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Neeleman looking to sell his capital share in TAP

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The entrepreneur David Neeleman is negotiating with other airline companies to sell his position in the consortium Atlantic Gateway which owns 45% of TAP.

The operation could take place as early as the first quarter of 2020 and involves changes to the shareholding structure, including David Neeleman’s exit from the company as a capital shareholder.
The news was reported in Jornal de Negócios, which did not reveal how it came by the information, but in September the online business daily Eco Online reported that it was the Government’s intention to remove David Neeleman from TAP because of the airline company’s poor results with €120 million losses in the first half of 2019.
David Neeleman is a TAP shareholder via the consortium Atlantic Gateway which he controls in partnership with Humberto Pedrosa. Together they have a 45% share of TAP. But their relationship with the State shareholder has soured partly because of the successive negative results presented by the company.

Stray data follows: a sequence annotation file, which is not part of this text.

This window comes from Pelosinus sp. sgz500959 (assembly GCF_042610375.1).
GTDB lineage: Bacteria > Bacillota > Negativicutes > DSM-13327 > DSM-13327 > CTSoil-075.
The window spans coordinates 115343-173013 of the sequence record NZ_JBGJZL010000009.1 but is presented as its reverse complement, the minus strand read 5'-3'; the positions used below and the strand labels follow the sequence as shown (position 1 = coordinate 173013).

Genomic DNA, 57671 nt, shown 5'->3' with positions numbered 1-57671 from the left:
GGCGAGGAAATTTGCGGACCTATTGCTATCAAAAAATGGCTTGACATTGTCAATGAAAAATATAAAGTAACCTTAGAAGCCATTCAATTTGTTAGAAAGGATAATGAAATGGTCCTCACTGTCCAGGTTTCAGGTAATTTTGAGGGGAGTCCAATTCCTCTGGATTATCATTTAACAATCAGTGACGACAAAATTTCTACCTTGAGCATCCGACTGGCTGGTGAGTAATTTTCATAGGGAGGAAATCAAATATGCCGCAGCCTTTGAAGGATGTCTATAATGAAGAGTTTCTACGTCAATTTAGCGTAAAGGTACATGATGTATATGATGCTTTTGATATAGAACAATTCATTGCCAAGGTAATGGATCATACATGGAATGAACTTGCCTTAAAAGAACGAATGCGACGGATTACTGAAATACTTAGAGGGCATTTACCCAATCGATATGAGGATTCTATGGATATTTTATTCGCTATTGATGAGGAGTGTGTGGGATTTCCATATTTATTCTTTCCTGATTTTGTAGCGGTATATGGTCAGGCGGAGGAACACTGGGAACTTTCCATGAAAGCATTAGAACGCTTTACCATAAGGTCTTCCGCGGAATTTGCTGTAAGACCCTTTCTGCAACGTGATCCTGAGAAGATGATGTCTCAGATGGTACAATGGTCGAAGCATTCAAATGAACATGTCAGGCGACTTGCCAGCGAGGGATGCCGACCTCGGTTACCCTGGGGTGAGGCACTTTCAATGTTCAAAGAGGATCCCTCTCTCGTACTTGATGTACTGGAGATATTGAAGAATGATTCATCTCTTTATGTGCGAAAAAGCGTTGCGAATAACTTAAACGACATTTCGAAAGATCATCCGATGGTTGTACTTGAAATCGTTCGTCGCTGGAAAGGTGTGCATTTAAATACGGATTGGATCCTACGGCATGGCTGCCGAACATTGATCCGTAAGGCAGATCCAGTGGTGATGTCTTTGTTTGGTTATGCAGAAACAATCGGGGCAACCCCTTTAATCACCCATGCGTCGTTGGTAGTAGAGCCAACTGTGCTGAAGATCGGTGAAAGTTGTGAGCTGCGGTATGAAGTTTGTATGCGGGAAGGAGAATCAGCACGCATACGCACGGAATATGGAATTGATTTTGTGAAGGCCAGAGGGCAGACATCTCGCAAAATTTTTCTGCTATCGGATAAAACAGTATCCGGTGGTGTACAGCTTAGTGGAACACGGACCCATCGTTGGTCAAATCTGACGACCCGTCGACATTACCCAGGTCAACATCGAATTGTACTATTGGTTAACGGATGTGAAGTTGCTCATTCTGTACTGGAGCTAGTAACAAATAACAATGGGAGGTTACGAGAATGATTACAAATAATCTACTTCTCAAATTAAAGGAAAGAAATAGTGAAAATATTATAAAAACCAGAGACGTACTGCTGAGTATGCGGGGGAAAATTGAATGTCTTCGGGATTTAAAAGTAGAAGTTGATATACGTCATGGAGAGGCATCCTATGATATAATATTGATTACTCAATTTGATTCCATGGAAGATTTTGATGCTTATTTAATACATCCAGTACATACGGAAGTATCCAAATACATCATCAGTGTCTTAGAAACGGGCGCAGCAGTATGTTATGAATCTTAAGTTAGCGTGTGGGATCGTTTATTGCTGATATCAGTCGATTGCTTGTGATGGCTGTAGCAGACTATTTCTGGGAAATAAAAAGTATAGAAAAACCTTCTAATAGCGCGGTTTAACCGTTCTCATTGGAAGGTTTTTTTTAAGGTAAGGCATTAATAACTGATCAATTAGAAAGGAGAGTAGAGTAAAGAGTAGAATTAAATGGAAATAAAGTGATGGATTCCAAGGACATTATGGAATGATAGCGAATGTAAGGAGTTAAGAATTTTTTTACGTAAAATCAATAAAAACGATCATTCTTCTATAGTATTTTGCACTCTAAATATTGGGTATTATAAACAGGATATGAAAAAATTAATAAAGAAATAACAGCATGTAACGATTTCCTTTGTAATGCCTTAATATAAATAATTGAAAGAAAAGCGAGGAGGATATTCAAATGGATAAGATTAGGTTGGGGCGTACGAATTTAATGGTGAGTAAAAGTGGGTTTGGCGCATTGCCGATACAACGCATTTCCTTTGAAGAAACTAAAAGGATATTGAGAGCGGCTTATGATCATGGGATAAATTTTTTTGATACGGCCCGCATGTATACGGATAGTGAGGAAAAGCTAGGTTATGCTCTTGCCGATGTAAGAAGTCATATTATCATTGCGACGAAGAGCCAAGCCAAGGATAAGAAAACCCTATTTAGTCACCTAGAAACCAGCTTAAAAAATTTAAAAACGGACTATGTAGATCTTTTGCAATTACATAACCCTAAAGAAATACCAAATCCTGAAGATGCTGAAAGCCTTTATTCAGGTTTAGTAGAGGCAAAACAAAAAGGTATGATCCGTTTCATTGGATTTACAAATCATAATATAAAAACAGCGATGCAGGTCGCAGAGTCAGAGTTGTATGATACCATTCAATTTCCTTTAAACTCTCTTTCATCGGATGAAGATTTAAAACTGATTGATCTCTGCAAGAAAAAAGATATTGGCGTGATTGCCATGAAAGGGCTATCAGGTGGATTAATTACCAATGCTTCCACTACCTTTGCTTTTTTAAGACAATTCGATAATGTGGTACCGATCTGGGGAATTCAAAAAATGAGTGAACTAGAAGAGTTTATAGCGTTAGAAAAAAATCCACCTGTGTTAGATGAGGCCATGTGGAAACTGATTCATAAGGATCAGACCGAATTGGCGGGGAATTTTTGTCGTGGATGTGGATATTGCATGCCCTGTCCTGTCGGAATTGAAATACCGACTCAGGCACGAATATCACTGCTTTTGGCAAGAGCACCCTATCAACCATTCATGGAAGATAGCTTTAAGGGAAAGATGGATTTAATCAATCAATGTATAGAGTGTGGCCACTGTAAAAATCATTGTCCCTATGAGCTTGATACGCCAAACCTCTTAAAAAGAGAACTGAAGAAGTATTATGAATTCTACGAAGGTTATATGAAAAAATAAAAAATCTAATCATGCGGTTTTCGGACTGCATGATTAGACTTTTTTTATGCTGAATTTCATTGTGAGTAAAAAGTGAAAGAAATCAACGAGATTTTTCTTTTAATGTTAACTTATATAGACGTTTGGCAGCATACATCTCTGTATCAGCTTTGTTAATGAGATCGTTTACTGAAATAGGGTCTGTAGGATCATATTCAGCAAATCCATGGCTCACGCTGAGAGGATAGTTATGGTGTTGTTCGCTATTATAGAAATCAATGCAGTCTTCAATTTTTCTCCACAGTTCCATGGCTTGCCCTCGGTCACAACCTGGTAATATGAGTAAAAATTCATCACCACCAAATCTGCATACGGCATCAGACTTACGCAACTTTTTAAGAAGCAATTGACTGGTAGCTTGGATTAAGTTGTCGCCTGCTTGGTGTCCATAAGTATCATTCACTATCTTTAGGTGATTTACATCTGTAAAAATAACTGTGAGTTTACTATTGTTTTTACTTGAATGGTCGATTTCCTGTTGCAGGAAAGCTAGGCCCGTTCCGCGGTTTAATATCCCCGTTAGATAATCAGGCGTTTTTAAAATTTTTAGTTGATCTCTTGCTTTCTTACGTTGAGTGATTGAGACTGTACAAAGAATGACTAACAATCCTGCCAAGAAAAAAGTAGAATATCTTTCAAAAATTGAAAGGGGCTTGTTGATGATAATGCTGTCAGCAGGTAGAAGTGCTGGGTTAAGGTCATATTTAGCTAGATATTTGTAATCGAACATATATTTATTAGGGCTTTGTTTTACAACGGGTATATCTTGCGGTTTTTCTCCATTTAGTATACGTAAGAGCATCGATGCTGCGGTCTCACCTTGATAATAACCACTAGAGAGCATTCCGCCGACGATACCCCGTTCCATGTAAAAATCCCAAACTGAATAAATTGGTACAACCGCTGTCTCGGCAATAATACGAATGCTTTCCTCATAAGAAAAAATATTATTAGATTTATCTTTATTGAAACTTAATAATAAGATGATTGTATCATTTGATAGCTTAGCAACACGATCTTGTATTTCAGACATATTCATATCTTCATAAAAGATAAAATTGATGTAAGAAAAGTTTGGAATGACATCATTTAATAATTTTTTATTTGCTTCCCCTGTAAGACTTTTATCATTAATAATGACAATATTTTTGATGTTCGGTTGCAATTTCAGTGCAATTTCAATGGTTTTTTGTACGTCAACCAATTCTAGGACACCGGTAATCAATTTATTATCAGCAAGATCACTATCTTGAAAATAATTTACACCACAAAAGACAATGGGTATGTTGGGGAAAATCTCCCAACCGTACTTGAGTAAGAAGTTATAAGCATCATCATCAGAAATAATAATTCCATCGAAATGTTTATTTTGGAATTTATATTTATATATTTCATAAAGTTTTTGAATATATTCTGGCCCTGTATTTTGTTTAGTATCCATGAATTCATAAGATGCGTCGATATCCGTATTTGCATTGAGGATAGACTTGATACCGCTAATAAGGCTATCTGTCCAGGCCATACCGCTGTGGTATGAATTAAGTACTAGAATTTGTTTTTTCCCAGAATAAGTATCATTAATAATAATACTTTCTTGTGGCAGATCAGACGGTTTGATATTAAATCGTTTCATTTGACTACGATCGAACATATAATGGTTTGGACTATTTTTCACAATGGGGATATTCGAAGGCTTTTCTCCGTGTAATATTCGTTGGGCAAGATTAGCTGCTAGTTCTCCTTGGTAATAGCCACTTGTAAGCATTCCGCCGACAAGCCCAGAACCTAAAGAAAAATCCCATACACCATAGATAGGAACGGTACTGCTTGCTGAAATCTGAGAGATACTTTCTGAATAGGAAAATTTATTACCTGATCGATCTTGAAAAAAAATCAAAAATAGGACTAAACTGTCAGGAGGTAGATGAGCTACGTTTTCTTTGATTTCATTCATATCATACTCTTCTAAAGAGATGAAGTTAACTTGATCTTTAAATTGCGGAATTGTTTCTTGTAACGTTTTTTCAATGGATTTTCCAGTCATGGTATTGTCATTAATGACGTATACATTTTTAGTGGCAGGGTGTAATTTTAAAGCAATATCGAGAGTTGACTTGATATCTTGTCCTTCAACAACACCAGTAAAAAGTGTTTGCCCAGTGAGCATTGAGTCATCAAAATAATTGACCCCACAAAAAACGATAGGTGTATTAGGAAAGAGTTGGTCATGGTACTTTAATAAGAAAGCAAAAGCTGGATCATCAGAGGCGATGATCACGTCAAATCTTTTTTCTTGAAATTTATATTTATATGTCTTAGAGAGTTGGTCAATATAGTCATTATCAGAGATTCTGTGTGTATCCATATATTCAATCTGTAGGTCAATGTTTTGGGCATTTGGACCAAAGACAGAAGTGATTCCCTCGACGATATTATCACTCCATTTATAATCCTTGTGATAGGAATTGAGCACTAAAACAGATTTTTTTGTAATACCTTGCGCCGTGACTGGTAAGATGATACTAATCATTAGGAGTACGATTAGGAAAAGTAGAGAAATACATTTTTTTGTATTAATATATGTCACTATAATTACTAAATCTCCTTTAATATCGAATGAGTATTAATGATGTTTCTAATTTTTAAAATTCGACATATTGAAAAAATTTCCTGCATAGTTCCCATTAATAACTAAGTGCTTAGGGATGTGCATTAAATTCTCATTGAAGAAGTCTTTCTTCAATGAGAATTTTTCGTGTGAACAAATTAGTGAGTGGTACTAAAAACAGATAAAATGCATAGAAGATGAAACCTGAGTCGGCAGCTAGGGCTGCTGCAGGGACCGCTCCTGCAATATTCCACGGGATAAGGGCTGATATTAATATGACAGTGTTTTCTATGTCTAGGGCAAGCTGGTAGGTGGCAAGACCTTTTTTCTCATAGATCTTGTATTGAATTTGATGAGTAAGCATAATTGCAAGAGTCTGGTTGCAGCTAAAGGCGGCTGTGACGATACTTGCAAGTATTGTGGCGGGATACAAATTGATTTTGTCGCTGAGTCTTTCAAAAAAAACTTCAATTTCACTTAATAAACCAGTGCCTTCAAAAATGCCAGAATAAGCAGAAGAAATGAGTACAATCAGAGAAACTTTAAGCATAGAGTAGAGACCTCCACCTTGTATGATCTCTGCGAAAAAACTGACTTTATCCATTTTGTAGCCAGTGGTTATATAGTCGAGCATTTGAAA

Against this backdrop, Neeleman is said to have made contacts with other airline companies to buy his share in TAP, including Lufthansa, British Airways, Air France and United. The Government has been accompanying these conversations.
The new will come as no surprise given Neeleman’s strategy in other airline companies such as Westjet in Canada, JetBlue in the US and Azul in Brazil. Neeleman’s position in TAP was therefore always seen as a set-term prospect.
The agreement made with the Government in 2016 presupposed that Atlantic Gateway would not be allowed to sell its position in TAP for five years. But the sale that is being prepared by Neeleman does not undermine this obligation since if it goes ahead, the entrepreneur will sell his position in the actual consortium. In other words Atlantic Gateway will remain a shareholder.
TAP’s overall results worsened in the first half of 2019 by €26.4 million on the same period on 2018, bringing the negative liquid result to €26.4 million. The increase in losses was explained by the airline on a fall in revenues from Brazil and an increase in staff costs as a result of new contracts and pay packet reviews negotiated in 2018.


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